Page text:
Governor Wolf Tours Wood-Mode in Snyder County to Highlight Job Training

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first_img Education,  Jobs That Pay,  Press Release,  Workforce Development Kreamer, PA – Governor Tom Wolf today visited Wood-Mode, Snyder County’s largest employer, to highlight job training at Pennsylvania manufacturers. He joined company and local leaders to tour the nation’s leading manufacturer of custom cabinets.“Having built a similar business, I understand that companies want to hire skilled workers in order to expand and grow, and new businesses will only come to a state that invests in training talented people,” said Governor Wolf. “This tour of Wood-Mode’s state-of-the-art facility is another reminder of the importance of workforce training, whether those workers live in rural communities or our biggest cities.”Wood-Mode, which celebrated its 75th anniversary last year, has a workforce that includes three generations of highly skilled on-site craftsmen who perform the majority of the company’s cabinetry-making process by hand in combination with advanced technology and automation.To help employees gain new skills, the company participates in the state’s WEDnetPA program, which enables companies to provide job training through a network of 27 universities, colleges and partner experts. More than 50 Wood-Mode employees have gained training through WEDnetPA at Penn State University’s Innovative Manufacturing Center and other partner institutions. The training included lean manufacturing, A3 thinking and value stream mapping, standard work and root cause analysis, and project management.“For 75 years, we have maintained success by carefully balancing time-honored craftsmanship while embracing evolving products and technologies,” said Robert Gronlund, a second-generation family owner. “From six employees in 1942 to more than 1,000 employees throughout our 1.3 million square foot facility, our commitment to training and development is vital to our success as we pass skills and techniques from one generation to the next.”Governor Wolf has made job training a priority in Pennsylvania and is expanding apprenticeship and job programs so workers and students get the hands-on experience they need for good-paying jobs and to create the talented workforce that businesses need now and in the future.Under Governor Wolf, Pennsylvania ranks near the top of states for apprenticeships and the Department of Labor and Industry is working closely with businesses and schools to expand those opportunities. Today, Pennsylvania has 750 apprenticeship programs and 15,000 apprentices, which is creating a pipeline of ready-to-work talent.The Wolf administration has also increased the number of students in career and technical programs by 42 percent, and the state is a national leader in the high-growth fields of science, technology, engineering, and mathematics (STEM) education.Pennsylvania is fourth in the number of STEM graduates and is in the top 10 of states for technology and innovation and employment in STEM jobs. The governor is committed to boosting the number of students in STEM majors at state-supported post-secondary institutions to 10,000 by the year 2020 and making sure every student has access to a robust computer science curriculum. Governor Wolf Tours Wood-Mode in Snyder County to Highlight Job Training January 04, 2018center_img SHARE Email Facebook Twitterlast_img read more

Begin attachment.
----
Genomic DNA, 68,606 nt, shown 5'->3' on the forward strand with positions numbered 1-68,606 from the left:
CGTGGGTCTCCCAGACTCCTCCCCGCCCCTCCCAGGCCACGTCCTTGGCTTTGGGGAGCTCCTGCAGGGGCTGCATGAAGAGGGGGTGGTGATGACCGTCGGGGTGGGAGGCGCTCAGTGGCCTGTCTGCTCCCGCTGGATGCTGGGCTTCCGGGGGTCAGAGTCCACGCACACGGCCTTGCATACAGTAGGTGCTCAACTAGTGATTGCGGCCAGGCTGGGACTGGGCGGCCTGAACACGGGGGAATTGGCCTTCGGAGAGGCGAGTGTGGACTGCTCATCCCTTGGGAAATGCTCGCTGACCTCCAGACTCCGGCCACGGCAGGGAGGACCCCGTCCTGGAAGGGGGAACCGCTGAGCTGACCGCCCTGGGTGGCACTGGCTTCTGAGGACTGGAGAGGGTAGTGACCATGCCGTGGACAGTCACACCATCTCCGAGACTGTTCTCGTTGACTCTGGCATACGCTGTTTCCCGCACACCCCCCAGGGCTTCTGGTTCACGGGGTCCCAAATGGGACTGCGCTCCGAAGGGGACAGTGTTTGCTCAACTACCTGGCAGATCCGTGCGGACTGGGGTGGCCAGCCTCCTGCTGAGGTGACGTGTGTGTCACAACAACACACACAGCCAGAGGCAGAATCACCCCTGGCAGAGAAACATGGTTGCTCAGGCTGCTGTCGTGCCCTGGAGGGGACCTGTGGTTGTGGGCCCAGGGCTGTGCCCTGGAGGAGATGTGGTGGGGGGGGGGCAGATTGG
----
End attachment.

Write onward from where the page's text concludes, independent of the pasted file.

Little Eagles Wrestling season begins Feb. 9